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Thandiwe Newton Is “Taking Back” Her Name After It Was Widely Misspelled For Years

The prolific British actor, whose name comes from her Zimbabwean roots, told British Vogue she is “taking back what’s mine.”

Thandiwe Newton attends the premiere of HBO's "Westworld" Season 3 at TCL Chinese Theatre on March 05, 2020 in Hollywood, California. | Getty Images
Thandiwe Newton attends the premiere of HBO's "Westworld" Season 3 at TCL Chinese Theatre on March 05, 2020 in Hollywood, California. | Getty Images

Actor Thandiwe Newton’s name has been misspelled as “Thandie” for the entirety of her career and finally, she said, she’s reclaiming the original spelling.

On the cover of British Vogue’s May issue, Newton, 48, said in an interview published on Sunday that she would now use the rightful spelling of her name. Newton told the magazine Thandiwe means “beloved” in Shona, a Bantu language widely spoken in Zimbabwe where her mother was a princess. 

According to the Vogue interview, the W in Newton’s first name was “carelessly” forgotten when she was credited with her first acting role. The magazine did not specify which film, but Newton’s first credit on IMDb is for the 1991 movie “Flirting,” in which she played a character named Thandiwe Adjewa and was credited as “Thandie.” 

“That’s my name,” Newton told British Vogue. “It’s always been my name. I’m taking back what’s mine.”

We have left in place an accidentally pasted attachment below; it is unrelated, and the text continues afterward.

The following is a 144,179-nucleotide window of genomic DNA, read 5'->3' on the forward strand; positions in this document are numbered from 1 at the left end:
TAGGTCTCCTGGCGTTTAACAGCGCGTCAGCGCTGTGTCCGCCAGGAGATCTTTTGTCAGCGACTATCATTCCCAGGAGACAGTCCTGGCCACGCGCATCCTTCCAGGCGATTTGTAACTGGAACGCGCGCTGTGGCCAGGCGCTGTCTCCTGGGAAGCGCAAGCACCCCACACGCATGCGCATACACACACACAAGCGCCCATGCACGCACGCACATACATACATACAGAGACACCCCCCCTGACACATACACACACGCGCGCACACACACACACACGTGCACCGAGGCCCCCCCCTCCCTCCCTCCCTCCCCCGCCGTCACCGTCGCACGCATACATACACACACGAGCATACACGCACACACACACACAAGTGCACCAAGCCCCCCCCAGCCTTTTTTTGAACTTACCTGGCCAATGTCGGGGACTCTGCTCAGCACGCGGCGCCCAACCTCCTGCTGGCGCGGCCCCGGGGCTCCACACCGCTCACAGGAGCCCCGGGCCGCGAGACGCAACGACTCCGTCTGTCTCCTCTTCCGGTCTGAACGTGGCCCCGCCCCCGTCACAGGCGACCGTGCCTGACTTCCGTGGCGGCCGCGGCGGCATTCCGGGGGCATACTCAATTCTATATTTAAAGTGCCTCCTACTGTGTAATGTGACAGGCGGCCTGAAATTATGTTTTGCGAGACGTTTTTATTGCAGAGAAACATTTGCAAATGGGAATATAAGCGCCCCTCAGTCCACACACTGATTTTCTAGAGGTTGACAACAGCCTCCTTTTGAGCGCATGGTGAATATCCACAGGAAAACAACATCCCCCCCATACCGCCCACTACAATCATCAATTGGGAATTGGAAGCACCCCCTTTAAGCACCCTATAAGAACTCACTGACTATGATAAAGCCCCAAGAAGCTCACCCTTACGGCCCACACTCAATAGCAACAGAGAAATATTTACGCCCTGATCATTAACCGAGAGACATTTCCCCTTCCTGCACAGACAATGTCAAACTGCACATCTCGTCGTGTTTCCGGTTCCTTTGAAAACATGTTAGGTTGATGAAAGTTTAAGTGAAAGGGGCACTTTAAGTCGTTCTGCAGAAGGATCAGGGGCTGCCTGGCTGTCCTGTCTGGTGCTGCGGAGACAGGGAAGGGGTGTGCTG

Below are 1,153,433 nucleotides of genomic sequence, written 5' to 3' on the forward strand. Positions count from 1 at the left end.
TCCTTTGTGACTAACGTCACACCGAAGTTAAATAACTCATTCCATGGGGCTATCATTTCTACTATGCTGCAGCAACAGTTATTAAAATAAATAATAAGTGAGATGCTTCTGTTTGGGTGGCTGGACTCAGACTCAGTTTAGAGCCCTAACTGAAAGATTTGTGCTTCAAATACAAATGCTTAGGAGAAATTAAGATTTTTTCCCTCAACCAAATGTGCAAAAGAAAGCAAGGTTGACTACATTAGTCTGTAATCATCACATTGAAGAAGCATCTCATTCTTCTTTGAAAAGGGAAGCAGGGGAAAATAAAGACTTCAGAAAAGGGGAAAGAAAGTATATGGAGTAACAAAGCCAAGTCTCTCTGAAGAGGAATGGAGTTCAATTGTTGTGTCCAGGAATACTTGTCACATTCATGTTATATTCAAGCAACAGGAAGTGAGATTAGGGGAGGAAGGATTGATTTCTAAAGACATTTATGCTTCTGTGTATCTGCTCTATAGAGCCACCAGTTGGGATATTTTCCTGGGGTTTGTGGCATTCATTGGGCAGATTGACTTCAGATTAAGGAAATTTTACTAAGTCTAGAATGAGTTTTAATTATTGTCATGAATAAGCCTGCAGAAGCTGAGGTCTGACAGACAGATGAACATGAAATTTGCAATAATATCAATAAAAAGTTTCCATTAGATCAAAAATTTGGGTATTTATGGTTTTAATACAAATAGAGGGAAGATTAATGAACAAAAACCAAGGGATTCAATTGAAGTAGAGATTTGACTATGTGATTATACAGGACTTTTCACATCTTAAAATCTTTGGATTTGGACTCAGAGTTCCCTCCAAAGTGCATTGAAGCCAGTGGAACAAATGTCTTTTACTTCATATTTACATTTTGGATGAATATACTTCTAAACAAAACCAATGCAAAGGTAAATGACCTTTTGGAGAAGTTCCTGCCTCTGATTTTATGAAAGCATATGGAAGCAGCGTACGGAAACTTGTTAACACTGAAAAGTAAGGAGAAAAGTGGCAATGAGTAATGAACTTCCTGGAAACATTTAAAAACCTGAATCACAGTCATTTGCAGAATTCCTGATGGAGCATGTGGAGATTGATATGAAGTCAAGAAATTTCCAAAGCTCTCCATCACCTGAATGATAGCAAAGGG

Newton has been vocal about the racism and abuses of power she faced over her nearly three decade acting career. She said in an interview with Vulture in 2020 that she pulled out of the 2000 movie “Charlie’s Angels” because Sony executive Amy Pascal wanted Newton’s character to be stereotypically sexy and didn’t think she’d be “believable” as a college-educated Black woman. (Pascal told Vulture that she was “horrified to hear” Newton’s account, takes it seriously, and has “no recollection of the events she described.) 

“I’ve been too Black, not Black enough,” Newton told Vogue. “I’m always Black. I’m just like, whadda you people want!”

She continued: “The thing I’m most grateful for in our business right now is being in the company of others who truly see me. And to not be complicit in the objectification of Black people as ‘others’, which is what happens when you’re the only one.”

In recent years, Newton has also spoken openly about being groomed and sexually abused by Australian director John Duigan starting when she was 16 and he was 39. Newton also spoke to CNN in 2013 — before the #MeToo movement gained a resurgence— about being exploited by a casting director when she was a teenager, who she said asked her to perform sexually explicit actions on camera during an audition. 

According to the British Vogue interview, Newton’s traumatic introduction to Hollywood led to her developing an eating disorder. 

“I was lying in bed, so thin, and my heart was beating against my ribcage so hard that I could see it, and my friend Jessica called. I said ‘Jessica, I’m worried I’m going to die.’ And that was it. I suddenly realised there was something very, very dangerous and dark within,” Newton said. 

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